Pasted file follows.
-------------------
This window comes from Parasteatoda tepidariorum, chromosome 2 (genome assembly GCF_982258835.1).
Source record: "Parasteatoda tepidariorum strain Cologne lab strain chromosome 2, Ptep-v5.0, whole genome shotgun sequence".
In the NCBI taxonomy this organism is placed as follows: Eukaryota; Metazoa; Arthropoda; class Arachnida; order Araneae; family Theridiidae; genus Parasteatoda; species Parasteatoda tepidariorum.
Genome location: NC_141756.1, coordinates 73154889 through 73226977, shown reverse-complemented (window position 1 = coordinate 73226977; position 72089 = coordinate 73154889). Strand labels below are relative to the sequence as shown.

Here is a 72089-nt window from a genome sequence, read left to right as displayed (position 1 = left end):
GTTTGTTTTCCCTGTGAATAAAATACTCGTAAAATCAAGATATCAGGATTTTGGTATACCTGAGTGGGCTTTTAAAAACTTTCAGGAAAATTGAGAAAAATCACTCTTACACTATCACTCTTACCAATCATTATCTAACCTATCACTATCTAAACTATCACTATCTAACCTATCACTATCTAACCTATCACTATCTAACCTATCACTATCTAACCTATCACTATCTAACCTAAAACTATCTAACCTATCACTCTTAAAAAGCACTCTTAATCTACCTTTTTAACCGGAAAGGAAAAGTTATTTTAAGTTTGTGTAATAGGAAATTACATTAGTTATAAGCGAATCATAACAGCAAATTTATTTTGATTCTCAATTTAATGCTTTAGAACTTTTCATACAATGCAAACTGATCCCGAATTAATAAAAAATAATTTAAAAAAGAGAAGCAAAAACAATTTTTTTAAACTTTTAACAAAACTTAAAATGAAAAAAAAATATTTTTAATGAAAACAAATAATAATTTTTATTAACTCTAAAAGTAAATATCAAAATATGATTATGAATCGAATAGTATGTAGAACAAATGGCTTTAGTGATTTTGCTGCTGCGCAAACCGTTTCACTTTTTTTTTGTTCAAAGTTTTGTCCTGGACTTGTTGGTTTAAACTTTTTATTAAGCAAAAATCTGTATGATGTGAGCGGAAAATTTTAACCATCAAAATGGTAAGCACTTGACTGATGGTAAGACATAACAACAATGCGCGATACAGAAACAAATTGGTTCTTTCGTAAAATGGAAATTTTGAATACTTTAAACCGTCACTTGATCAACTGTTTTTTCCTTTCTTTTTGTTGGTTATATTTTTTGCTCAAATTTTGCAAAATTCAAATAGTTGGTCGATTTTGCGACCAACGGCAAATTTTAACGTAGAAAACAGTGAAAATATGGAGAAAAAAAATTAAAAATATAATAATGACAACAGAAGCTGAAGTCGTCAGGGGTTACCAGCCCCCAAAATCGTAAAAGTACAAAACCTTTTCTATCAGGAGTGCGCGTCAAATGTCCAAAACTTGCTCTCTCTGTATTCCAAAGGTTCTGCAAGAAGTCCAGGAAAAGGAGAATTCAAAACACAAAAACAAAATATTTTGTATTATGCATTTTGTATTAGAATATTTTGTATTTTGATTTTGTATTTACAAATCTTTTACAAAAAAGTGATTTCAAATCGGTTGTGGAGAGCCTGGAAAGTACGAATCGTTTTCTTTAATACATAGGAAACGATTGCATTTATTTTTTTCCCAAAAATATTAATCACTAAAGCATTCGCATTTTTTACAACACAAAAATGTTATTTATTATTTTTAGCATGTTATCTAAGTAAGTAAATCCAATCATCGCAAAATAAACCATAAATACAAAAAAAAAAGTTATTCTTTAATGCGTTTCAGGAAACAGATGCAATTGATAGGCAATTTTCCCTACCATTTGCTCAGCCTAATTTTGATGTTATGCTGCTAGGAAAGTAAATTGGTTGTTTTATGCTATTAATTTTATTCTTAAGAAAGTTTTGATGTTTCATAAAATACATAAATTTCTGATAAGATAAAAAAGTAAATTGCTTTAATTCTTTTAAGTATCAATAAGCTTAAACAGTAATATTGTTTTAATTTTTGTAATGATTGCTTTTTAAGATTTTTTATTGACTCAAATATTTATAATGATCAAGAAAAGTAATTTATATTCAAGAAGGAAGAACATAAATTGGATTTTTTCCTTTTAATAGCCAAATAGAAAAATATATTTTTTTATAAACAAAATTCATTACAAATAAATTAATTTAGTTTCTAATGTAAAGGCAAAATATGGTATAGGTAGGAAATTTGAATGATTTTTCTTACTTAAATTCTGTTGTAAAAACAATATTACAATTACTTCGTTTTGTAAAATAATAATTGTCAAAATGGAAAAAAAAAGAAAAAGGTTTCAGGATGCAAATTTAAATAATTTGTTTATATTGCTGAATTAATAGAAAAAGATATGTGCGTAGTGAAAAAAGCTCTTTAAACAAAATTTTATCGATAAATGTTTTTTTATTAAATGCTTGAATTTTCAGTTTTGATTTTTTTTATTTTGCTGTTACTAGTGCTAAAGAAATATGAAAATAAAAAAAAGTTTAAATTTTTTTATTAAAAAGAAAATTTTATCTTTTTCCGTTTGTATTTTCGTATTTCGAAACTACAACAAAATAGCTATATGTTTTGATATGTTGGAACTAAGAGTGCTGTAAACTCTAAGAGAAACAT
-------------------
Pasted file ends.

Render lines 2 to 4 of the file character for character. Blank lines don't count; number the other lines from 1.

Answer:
Source record: "Parasteatoda tepidariorum strain Cologne lab strain chromosome 2, Ptep-v5.0, whole genome shotgun sequence".
In the NCBI taxonomy this organism is placed as follows: Eukaryota; Metazoa; Arthropoda; class Arachnida; order Araneae; family Theridiidae; genus Parasteatoda; species Parasteatoda tepidariorum.
Genome location: NC_141756.1, coordinates 73154889 through 73226977, shown reverse-complemented (window position 1 = coordinate 73226977; position 72089 = coordinate 73154889). Strand labels below are relative to the sequence as shown.